What might the future have in store for the religion and
by Howard Greenstein
the future holds for American Judaism, no analysis or prognosis
can ignore two decisive factors. One of them is the rapidly aging
population of the American Jewish community.
American Jews face an alarmingly low birth rate. Whether
the explanation may be attributed to greater sexual freedom, fewer
and later marriages, more divorces or lower fertility, the trend
implies a sharply declining Jewish population in the future. Continuing
low fertility rates mean that the number of children in the communal
pipeline will soon drop sharply, causing a corresponding decline
in enrollments in Jewish schools and other institutions for young
may not be as crucial as quality, but certain basic components of
community well-being, such as education, social services for youth,
families and the elderly, defense agencies, support for Israel and
cultural vitality, all depend upon a certain critical mass in numbers.
It may not require six million Jews to ensure a spiritual vitality
in America, but it will not be sustained by half that number or
less. Essential operations of religious and cultural institutions
require certain minimal levels of funding and active participation,
and those levels in turn depend upon a crucial base of constituents.
The closing of synagogues
in smaller communities across the country for lack of adequate memberships
demonstrates the malady brought on by demographic change and shrinking
contrast to falling birth rates and an aging population, the future
of Jewish life in America is also likely to reflect a significant
increase in the number of non-Jews converting to Judaism. If Judaism
has forever been shaped and guided by the cultural conditioning
of Jews who maintained it, the contours of Judaism will inevitably
change to reflect the experience of many people who became Jews
by choice and not by birth. Perceptions about Jewish history, Jewish
holidays and Jewish life cycle ceremonies will obviously be different
for those individuals without any Jewish ancestors than for those
with such roots. Educational assumptions and curricula cannot be
the same for children with one set of grandparents who are Jewish
and another set who are not. The notion of Jewish “peoplehood”
will obviously evoke different associations for Jews by birth and
Jews by choice.
likely outcome then for Jews in America is that in the future Judaism
will reflect much more a spiritual character than an ethnic one.
Even though the cultural component remains a powerful ingredient
in Jewish identity, Judaism is becoming for most Jews far more a
religious association. Even for Jews by birth, ethnicity is much
less significant than it was for the earlier immigrant generations.
the ties that bind Jews to Israel cuts across all generational lines,
they are far less binding among younger Jews. Barely 20% of all
American Jews have ever visited Israel, and the vast majority of
those are older people. Though contributions to Jewish cultural
causes still approaches earlier levels of giving, older generations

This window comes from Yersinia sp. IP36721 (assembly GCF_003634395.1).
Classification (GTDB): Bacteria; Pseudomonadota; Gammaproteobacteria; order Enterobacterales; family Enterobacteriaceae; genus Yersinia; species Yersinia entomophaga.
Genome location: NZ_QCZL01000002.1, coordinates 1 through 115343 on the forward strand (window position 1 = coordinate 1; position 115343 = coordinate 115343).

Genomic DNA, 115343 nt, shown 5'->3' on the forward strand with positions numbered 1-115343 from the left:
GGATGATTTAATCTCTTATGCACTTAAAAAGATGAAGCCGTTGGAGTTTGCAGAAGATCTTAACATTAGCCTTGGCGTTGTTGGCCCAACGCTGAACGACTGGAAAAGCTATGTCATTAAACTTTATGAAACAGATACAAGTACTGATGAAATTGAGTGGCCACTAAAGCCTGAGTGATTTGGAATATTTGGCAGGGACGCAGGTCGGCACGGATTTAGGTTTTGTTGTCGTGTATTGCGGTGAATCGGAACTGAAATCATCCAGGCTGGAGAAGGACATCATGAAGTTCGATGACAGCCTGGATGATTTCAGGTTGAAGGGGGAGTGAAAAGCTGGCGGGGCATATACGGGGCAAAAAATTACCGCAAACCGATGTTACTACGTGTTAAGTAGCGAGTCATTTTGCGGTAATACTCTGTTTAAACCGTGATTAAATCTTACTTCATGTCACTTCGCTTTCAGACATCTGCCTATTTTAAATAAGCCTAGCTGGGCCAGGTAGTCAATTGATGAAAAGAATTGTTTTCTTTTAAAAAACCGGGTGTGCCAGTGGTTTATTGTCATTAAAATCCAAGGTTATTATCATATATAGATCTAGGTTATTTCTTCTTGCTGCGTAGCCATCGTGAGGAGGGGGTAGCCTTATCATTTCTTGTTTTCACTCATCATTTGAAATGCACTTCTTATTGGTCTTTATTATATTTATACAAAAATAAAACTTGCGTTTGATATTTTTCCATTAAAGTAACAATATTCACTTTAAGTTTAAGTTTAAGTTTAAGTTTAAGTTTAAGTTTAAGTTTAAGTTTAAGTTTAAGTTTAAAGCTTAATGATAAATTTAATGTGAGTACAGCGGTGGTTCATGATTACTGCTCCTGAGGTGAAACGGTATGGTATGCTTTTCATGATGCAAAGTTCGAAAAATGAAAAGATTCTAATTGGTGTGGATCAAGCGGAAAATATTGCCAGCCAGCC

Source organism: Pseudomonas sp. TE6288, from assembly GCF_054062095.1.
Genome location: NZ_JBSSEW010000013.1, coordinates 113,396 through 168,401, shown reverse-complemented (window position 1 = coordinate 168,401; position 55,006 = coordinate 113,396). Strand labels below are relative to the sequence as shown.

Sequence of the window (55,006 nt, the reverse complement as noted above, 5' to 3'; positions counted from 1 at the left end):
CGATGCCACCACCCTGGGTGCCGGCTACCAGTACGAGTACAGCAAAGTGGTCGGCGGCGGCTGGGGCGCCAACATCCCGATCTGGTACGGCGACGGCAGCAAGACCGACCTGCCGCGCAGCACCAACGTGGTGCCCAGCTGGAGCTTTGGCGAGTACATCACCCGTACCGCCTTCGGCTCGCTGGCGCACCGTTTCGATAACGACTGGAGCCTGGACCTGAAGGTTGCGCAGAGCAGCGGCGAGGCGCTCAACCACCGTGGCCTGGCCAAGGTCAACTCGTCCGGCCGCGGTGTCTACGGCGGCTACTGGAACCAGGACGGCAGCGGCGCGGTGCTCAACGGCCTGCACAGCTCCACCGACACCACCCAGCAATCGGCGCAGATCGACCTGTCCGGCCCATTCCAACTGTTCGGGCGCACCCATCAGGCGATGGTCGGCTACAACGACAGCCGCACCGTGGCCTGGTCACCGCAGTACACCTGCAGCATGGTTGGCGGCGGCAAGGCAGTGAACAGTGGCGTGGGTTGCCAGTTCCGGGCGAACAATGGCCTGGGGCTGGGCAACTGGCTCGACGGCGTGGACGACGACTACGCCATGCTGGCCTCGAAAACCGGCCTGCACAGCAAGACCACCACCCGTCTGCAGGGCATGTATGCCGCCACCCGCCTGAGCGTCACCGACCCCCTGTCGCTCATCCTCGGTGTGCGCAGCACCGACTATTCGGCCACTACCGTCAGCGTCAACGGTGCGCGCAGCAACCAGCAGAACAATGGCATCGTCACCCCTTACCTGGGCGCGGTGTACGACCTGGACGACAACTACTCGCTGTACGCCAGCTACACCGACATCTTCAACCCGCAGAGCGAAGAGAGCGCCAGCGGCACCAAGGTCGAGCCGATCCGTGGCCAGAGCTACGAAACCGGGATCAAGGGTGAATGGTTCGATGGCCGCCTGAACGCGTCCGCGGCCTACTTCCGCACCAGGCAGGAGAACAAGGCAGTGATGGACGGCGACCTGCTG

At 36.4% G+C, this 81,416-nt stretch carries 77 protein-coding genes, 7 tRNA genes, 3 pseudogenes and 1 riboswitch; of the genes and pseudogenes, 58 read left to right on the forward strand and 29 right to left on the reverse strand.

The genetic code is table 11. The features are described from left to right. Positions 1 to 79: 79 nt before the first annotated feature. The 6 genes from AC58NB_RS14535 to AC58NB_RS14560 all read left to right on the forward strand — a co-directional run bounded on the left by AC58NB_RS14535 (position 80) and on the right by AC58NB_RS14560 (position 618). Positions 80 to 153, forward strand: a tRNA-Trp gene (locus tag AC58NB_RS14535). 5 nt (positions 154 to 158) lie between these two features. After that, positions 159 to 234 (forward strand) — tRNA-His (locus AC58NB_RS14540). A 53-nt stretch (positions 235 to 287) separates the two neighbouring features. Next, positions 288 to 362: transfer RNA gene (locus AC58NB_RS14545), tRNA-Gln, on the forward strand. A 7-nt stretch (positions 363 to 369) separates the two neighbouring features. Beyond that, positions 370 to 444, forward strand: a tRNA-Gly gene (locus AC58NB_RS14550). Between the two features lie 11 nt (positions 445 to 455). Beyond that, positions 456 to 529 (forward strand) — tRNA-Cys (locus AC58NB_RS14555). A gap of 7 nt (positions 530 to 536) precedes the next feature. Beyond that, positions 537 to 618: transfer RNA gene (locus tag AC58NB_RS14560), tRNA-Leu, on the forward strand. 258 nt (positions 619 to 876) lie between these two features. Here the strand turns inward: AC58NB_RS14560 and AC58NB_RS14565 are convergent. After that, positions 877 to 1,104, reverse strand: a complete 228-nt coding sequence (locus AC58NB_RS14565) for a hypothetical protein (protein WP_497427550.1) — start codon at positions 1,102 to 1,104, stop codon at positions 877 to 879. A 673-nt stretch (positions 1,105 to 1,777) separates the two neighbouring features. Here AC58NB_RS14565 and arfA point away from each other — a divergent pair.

are far more generous than younger ones. Unlike their parents and
grandparents, the new generation of American Jews does not share
the memories and experiences of recent climactic turning points
in Jewish history. For most of them, the Holocaust is an event of
the distant past, like the Civil War might be for all older Americans.
It is even difficult for almost all of them to remember a world
in which there never was a Jewish state.
most cases, Judaism is for them a matter of celebrating holidays
and festivals, including a menorah on Chanukah, a seder on Passover
and maybe fasting on Yom Kippur, and an occasional Sabbath experience.
It includes the observance of life cycle events from b’rit
milah (circumcision) and baby naming to bar/bat mitzvah
to marriage and death. These are essentially religious acts, if
not directly inspired by spiritual ideals, then at least respectful
of them. This new generation of American Jews may not all choose
the synagogue as the venue for their Jewish activity and instead
may opt for smaller fellowships and/or study groups, but they will
think of themselves largely as another faith community on the American
attempt to define the meaning and significance of Judaism for any
given generation is an extremely risky venture. Even if it reflects
the prevailing trends of the time, it will always be subject to
change. How future events and circumstances will alter the analysis
and prognosis just completed belongs entirely in the realm of speculation.
It would be foolish to pretend that previous patterns of change
are entirely useless in forecasting future ones, but it would also
be futile to chart precisely the course that Jewish life is likely
may only pray that the best is yet to be.
©2006 Howard Greenstein
R. Greenstein serves as Rabbi of the Jewish congregation
of Marco Island, Florida. He has previously served congregations
in Florida, Ohio, and Massachusetts. Greenstein has been a Lecturer
at the University of Florida, University of North Florida, and Jacksonville
University. He is the author of Judaism:
An Eternal Covenant (1983) and Turning Point: Zionism
and Reform Judaism (1981).
from What Do Our Neighbors Believe?: Questions and Answers on
Judaism, Christianity and Islam by Howard Greenstein, Kendra
Hotz, and John Kaltner are used by permission from Westminster John
Knox Press, Louisville, Kentucky. The book will be available for
purchase in December 2006.